This day in history

1981 Thousands see Pope shot in Rome

The Pope has been shot four times as he blessed the crowds in St Peter’s Square in Rome. 

Surgeons have performed a five-hour operation and say they hope he will make a full recovery. 

At about 1715 local time, the Pope was being driven in his Popemobile through a crowd of about 20,000 worshippers when he was hit by four bullets fired from a 9mm pistol some 15 feet away. 

Two struck him in the stomach, one in his right arm and the fourth hit his little finger. 

Police arrested a 23-year-old man who said he was a Turkish citizen and gave his name as Mehmet Ali Hagca. 

He kept repeating: “I couldn’t care less about life.” 

The Turkish press has reported Hagca was jailed for the killing of Turkish newspaper editor Abdi Ipecki in February 1979. But he escaped from prison and left behind a letter vowing to kill the pontiff just before the Pope visited Turkey in 1979. 

Many of those who witnessed the shooting in the crowded square burst into tears, or screamed and fell to their knees in disbelief. 

The Pope collapsed and was driven at speed into the Vatican complex and from there by ambulance to hospital. 

Vatican Radio has appealed to the world to pray for his survival. 

The Queen and the Archbishop of Canterbury have expressed their shock and deep sympathy for the Pope and his followers.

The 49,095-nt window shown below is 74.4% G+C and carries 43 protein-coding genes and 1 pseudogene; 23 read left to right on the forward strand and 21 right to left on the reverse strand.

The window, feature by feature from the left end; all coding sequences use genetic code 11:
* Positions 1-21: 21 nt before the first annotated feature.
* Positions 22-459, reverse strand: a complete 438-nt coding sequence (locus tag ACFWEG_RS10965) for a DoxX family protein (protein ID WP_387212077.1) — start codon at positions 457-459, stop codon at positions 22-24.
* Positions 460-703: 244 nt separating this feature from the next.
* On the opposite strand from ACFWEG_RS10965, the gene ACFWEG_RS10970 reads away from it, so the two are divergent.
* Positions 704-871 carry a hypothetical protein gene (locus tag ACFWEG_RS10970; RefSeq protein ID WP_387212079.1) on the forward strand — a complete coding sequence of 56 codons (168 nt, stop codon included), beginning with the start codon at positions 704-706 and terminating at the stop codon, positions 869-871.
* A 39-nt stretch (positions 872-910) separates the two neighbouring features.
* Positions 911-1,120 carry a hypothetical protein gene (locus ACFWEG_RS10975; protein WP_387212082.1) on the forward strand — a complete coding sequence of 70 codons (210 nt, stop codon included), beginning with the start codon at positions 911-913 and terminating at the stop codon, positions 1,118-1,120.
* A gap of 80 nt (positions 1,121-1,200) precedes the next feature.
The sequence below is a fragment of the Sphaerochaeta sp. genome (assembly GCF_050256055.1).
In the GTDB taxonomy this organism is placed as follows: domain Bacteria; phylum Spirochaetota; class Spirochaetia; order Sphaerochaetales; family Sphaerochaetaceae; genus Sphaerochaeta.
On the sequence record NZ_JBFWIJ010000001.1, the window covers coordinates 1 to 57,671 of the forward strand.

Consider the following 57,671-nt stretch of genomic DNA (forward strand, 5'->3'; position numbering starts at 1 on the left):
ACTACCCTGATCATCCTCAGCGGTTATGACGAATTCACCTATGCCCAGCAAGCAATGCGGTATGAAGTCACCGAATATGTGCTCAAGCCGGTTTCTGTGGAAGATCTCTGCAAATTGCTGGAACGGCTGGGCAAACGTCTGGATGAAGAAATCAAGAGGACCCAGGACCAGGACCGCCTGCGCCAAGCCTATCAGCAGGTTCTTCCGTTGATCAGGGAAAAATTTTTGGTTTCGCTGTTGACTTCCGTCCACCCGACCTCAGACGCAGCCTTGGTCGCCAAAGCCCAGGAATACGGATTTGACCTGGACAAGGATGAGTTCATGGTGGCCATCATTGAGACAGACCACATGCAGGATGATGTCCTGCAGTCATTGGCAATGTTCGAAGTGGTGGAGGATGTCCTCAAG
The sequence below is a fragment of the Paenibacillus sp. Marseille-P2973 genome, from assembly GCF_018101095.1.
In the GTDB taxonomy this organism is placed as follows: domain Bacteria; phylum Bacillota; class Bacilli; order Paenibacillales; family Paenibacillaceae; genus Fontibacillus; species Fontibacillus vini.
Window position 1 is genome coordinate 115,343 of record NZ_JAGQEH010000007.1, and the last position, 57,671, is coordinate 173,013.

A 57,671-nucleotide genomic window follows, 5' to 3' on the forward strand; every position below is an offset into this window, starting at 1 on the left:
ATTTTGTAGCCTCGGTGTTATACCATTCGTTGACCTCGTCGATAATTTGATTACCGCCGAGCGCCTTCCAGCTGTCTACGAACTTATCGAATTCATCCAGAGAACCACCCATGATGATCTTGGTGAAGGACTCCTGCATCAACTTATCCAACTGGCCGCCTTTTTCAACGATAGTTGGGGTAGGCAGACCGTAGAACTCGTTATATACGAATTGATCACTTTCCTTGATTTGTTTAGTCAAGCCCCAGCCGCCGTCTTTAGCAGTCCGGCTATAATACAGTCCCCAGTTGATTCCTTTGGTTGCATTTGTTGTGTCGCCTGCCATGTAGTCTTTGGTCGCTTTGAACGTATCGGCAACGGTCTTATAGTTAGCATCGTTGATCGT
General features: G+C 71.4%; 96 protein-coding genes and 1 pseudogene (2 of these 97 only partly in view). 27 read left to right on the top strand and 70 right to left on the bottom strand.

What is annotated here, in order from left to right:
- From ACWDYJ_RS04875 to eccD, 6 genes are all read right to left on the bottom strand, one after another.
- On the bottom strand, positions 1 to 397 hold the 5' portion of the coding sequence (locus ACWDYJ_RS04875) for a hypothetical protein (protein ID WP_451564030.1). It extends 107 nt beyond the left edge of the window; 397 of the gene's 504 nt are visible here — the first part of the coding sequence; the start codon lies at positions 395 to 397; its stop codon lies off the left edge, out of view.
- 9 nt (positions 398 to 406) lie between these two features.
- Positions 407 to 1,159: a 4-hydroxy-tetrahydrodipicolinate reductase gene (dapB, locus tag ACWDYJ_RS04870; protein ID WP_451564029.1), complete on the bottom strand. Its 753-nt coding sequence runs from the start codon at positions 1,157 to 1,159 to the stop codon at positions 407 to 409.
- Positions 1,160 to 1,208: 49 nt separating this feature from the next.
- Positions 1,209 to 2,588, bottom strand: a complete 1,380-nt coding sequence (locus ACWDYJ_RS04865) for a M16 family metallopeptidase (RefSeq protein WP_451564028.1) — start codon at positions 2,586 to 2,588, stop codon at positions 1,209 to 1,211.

Pope John Paul II, formerly Cardinal Karol Wojtyla of Poland, became Pope in 1978. He is the first non-Italian pope in 455 years. 

He is also the most widely travelled pontiff in the Vatican’s history. Vatican officials have often said in private that they feared for his safety during his frequent contacts with enthusiastic crowds wherever he goes.

Courtesy BBC News

In context

The Pope came out of hospital two weeks later but was re-admitted on 21 June with a lung infection. 

He did eventually make a full recovery and went on to visit 50 countries in the first decade of his pontificate. 

Mehmet Ali Hagca was sentenced to life imprisonment in July 1981 for the shooting. 

The Pope later publicly forgave Agca and even visited him in prison. In June 2000, with the agreement of the Pope himself, Agca was pardoned by the Italian president after serving 19 years. 

On his return to Turkey he was re-arrested and forced to serve the rest of his sentence for the killing of a Turkish journalist in 1979. He was released in January 2006.

The Pope died at 2137 (1937 GMT) on Saturday 2 April 2005 after he failed to recover from a throat operation due to breathing problems.

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